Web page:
In spite of remarkable achievements in the last couple of years in the lives of women, the vision of Taliban's return still circulates among women. As the U.S and NATO are on the loop to depart their forces from Afghanistan by December 2014, most women and international rights advocates are growing increasingly concerned on women's rights.
They fear that decade-long focus on developing the rights of Afghan women will all go with their departure and that all the efforts on women's rights are considered extremely fragile as the continued attacks on girl's schools, discrimination and restriction on women's movement still persist to come into view, despite international's presence with focus on women's rights. As per the current ground challenges that the women are facing, the NATO leaders are ignoring the Afghan women and their tenuous grasp on rights and freedoms while planning their military exit strategy.
This fact cannot be ignored that the vital gains that Afghan women have had over the past decades, are all due to huge sacrifices and devotions of the U.S and its broader NATO alliance. In fact, they were the two fundamental forces who have brought such considerable changes in the lives of women and children who were going through tremendous violence and discrimination with ultimate deprivation from getting education and social decision making process.
And who can forget the rule of the Taliban Regime, when 70% of our people were malnourished and 25% of children used to die before the age of five. Thus, a decade ago, after years of war with the Soviet Union, followed by the rise of the Taliban, the fundamental infrastructure, such as roads and schools used to lie in ruins. In rural areas, potable water, electricity and access to health care facilities are still a luxury rather than the norm.
As the NATO summit concluded in Chicago, it didn't include considerable number of women in the gathering to put some light on the ground challenges that the Afghan women are still facing or congratulate the international community's active commitment in the fight for helping to improve the quality of Afghan women's lives to lead a life free of violence and discrimination in the last couple of years and the 10th anniversary of the return of the Afghan girls to the very dreaming classrooms that they were completely deprived of at the time of Taliban. The US and NATO deserve international gratitude for their role in helping to improve the lives of Afghan women. But now, as the US and NATO mission in Afghanistan changes, the world must reaffirm their commitment in protecting the rights of Afghan women after 2014.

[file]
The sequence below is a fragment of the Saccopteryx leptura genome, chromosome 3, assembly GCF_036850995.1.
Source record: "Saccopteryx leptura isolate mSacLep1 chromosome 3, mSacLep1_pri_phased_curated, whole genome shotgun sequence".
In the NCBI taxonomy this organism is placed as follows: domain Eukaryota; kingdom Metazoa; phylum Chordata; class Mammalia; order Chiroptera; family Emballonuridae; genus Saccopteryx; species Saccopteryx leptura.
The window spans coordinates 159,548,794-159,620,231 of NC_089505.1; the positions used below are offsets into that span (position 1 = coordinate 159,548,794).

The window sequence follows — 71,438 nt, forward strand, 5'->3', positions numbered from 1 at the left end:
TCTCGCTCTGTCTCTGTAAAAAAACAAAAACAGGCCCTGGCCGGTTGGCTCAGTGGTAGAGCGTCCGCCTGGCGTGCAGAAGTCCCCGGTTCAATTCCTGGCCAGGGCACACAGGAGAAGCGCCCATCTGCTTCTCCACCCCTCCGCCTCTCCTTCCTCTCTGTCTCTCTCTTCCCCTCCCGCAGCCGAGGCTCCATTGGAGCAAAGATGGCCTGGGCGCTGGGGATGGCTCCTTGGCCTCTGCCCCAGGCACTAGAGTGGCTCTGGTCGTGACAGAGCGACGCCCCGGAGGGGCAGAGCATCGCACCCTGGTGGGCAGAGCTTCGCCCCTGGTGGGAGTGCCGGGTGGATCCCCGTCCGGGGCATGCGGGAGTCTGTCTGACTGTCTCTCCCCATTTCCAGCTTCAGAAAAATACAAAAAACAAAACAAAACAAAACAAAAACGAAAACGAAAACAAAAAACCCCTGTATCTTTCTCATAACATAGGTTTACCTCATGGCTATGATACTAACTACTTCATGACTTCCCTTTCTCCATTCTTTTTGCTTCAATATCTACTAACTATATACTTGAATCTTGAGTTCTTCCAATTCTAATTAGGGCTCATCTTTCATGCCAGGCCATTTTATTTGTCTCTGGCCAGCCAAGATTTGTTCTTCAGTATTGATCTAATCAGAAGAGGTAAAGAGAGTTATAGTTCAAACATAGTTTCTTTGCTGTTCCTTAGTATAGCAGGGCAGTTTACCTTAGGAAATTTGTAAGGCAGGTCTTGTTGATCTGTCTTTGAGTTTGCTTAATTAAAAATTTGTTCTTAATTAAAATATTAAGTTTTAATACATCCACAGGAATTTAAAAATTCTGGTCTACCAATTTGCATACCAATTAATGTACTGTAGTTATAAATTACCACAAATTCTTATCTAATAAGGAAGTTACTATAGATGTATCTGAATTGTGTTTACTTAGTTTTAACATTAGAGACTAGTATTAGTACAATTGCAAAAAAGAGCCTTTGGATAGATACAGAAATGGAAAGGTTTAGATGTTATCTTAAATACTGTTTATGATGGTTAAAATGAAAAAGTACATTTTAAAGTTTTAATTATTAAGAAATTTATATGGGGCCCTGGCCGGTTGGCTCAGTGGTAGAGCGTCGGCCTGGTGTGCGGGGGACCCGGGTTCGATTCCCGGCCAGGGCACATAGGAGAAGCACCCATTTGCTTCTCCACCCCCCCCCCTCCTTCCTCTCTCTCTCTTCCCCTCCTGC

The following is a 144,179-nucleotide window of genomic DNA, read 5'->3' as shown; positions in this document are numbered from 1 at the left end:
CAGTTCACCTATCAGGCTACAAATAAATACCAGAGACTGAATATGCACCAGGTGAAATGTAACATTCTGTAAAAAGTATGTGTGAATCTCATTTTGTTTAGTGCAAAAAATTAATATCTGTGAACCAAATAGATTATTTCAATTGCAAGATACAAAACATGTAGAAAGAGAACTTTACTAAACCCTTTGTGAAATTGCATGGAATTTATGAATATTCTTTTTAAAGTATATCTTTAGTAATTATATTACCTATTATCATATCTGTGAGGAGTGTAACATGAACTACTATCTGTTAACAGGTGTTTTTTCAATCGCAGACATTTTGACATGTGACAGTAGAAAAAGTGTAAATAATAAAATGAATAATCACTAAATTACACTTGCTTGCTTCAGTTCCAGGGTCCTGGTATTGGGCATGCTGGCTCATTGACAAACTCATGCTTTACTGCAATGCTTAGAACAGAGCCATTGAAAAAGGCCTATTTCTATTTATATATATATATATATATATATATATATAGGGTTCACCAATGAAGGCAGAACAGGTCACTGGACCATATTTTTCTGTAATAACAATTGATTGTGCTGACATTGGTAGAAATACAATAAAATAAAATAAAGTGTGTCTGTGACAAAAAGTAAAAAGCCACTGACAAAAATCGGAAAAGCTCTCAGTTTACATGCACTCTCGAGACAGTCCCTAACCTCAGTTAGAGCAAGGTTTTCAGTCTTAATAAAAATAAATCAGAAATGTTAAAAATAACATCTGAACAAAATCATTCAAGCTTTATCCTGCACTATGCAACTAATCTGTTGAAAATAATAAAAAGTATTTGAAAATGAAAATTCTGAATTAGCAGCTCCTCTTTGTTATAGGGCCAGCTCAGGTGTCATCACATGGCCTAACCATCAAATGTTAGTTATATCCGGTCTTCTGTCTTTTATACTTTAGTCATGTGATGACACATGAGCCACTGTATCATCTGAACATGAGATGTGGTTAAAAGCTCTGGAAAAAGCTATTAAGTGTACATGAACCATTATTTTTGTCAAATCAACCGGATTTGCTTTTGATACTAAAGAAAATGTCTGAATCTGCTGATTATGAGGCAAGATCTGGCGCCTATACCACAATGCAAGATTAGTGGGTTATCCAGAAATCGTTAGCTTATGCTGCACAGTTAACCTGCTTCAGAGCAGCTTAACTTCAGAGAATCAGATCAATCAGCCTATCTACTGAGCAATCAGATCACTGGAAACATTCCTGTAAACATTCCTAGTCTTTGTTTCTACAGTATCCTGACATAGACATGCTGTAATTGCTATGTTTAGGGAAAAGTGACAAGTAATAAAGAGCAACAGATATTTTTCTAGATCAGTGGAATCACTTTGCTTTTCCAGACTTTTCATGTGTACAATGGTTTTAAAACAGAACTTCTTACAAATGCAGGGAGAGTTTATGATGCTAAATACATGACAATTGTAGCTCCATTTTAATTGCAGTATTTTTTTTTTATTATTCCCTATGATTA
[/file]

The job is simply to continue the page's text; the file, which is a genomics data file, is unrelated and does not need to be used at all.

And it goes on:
According to Frank Januzzi, the Director of Amnesty International's Washington office, the Afghan delegation to the NATO summit led by President Karzai, included only one woman, a member of the Afghan parliament in the summit who couldn't highlight the key challenges that Afghan women are facing or hear their next plan for women after the NATO and U.S troops depart from the region. This has created further worries among the Afghan women, as seen that the government doesn't have any particular concern over the rights of women in Afghanistan.
According to Cathy McMorris Rodgers (R-WA) and Donna Edwards (D-MD), the co-chairs of the Afghan women's task force while talking in a presence conference added that the transition of security responsibility to Afghan forces and the corresponding withdrawal of the international troops could have a negative impact on women's security and participation in public life and that this initiatives could likely worsen situation for the Afghan women after 2014, when NATO troops and U. S forces are shifted from combat to technical support.
In this climate, the Afghan women understandably fear losing everything they achieved with the support of international community in the last more than ten years of bloodshed. Though many victories have been won for the Afghan people and better ground was prepared for their positive growth, they still fear that it is all at risk and the return of the Taliban is an impending threat to our both political and social growth and sustainability. The growing consequences of such a return would be devastating and would lead the women into a dark shadow of violence and discrimination once more.
After the fall of Taliban, in 2001, the world was watching the horrors suffered by Afghan women to see what world can do to protect the rights of Afghan women. Leaders from government, business and civil society around the globe, as well as private citizens, stepped forward to support these women, sending a powerful signal that progress is possible only if it includes all of a country's citizens. But if this progress is to last, these business and educational investments must be protected and expanded at any point of time.
Yet, every bit as important, the Afghan government should not negotiate away the rights of Afghan women just with empty promises. At the Chicago gathering, world's leaders have had the opportunity to highlight the key challenges that the women of Afghanistan are facing today and create new and innovative plan in response to enable the women be self-reliant after the complete withdrawal of the NATO troops from the region. There must be aid, investment on women's rights.
Having already witnessed the horrible cost of denying the most fundamental human rights and freedoms, the world should not give up on Afghan women because the Afghan women can't afford to put at risk their achievements and freedom. The world shouldn't abandon the Afghan women at this crucial point of time. The NATO member countries should reaffirm their commitments to support important rights of Afghan women, including freedom of movement, full participation in public life, freedom from violence, access to government services, and security so that they should be able to live a life free from violence and discrimination as they are entitled to.